The mechanism of graphene-based nanomaterial (GBM)-induced phytotoxicity and its association with the GBM physicochemical properties are not yet fully understood. The present study compared the effects of graphene oxide (GO) and reduced GO (rGO) on rice seedling growth under hydroponic conditions for 3 weeks. GO at 100 and 250 mg/L reduced shoot biomass (by 25 and 34%, respectively) and shoot elongation (by 17 and 43%, respectively) and caused oxidative damage, while rGO exhibited no overt effect except for the enhancement of the antioxidant enzyme activities, suggesting that the surface oxygen content is a critical factor affecting the biological impacts of GBMs. GO treatments (100 and 250 mg/L) enhanced the iron (Fe) translocation and caused excessive Fe accumulation in shoots (2.2 and 3.6 times higher than control), which was found to be the main reason for the oxidative damage in shoots. GO-induced acidification of the nutrient solution was the main driver for the Fe overload in plants. In addition to the antioxidant regulators, the plants triggered other pathways to defend against the Fe toxicity via downregulation of the Fe transport associated metabolites (mainly coumarins and flavonoids). Plant root exudates facilitated the reduction of toxic GO to nontoxic rGO, acting as another route for plant adaption to GO-induced phytotoxicity. This study provides new insights into the mechanism of the phytotoxicity of GBMs. It also provides implications for the agricultural application of GBM that the impacts of GBMs on the uptake of multiple nutrients in plants should be assessed simultaneously and reduced forms of GBMs are preferential to avoid toxicity.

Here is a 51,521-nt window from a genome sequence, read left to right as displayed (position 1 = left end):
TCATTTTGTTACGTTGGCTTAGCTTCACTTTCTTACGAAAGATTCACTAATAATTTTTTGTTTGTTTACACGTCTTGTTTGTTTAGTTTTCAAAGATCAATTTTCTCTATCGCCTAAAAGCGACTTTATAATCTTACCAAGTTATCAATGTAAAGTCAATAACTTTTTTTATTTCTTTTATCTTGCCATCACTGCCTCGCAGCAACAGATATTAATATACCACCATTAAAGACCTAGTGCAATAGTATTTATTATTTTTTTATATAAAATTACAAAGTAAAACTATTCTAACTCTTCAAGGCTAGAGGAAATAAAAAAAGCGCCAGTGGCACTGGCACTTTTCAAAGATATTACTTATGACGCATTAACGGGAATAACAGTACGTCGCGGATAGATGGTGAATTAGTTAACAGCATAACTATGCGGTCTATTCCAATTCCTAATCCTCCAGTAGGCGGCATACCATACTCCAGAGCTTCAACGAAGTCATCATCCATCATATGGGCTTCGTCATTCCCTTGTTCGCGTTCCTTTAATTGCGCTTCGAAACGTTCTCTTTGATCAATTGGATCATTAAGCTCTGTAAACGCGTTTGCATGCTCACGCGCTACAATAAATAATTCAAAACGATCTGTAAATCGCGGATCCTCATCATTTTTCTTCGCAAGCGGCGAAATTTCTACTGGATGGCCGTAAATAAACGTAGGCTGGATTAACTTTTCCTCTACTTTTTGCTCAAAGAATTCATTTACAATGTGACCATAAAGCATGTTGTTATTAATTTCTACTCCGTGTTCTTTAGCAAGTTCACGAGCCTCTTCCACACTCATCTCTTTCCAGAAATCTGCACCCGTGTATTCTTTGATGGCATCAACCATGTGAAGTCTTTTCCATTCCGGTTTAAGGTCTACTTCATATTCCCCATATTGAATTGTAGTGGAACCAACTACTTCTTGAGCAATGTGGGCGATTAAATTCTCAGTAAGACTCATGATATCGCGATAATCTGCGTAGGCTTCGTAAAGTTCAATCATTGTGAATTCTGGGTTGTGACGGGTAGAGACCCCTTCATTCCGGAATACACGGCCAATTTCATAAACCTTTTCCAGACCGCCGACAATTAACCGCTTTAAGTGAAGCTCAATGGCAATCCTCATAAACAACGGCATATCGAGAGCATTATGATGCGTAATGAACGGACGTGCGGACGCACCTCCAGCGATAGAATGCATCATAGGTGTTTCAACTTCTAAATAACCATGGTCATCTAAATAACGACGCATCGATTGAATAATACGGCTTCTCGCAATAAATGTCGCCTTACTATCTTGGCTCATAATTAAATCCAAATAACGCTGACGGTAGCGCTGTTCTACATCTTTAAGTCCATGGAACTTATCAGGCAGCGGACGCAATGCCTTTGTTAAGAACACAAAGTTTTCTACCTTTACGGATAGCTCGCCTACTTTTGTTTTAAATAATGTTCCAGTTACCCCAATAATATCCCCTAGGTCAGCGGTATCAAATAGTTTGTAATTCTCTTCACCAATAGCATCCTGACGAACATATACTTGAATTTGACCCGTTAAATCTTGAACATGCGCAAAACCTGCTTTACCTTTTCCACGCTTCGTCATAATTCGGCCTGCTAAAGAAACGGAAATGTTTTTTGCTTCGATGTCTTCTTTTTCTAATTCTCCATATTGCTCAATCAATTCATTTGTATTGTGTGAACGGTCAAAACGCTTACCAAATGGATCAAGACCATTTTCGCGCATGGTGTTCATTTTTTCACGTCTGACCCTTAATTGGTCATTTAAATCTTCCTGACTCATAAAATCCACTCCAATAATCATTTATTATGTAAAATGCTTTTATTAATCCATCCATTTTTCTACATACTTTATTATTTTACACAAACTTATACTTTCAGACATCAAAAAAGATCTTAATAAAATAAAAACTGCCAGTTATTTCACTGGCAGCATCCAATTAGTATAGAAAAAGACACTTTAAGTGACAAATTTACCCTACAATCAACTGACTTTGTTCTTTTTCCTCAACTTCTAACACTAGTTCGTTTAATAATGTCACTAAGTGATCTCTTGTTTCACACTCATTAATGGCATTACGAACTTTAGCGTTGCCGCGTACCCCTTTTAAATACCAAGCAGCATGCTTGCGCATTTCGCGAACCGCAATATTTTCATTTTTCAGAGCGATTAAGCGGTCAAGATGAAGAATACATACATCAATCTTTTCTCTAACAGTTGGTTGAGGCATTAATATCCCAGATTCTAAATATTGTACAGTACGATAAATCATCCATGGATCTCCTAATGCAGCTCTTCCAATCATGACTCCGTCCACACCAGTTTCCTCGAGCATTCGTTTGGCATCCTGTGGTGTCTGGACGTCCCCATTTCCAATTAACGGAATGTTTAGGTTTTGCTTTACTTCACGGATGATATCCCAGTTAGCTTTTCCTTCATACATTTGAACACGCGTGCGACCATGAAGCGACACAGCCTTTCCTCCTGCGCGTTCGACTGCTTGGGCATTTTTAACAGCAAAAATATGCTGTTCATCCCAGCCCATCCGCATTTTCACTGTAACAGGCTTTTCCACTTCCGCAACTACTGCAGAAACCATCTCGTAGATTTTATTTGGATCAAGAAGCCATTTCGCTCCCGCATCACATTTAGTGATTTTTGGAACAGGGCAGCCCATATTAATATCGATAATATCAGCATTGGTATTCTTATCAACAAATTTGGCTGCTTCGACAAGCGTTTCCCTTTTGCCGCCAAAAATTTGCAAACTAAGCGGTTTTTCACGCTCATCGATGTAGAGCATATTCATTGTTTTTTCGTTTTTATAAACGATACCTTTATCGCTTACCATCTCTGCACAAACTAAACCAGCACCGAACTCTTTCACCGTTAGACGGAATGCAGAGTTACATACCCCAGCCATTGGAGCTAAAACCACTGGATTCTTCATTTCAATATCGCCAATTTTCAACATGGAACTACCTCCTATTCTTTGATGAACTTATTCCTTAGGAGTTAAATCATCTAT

- environmental toxicology agriculture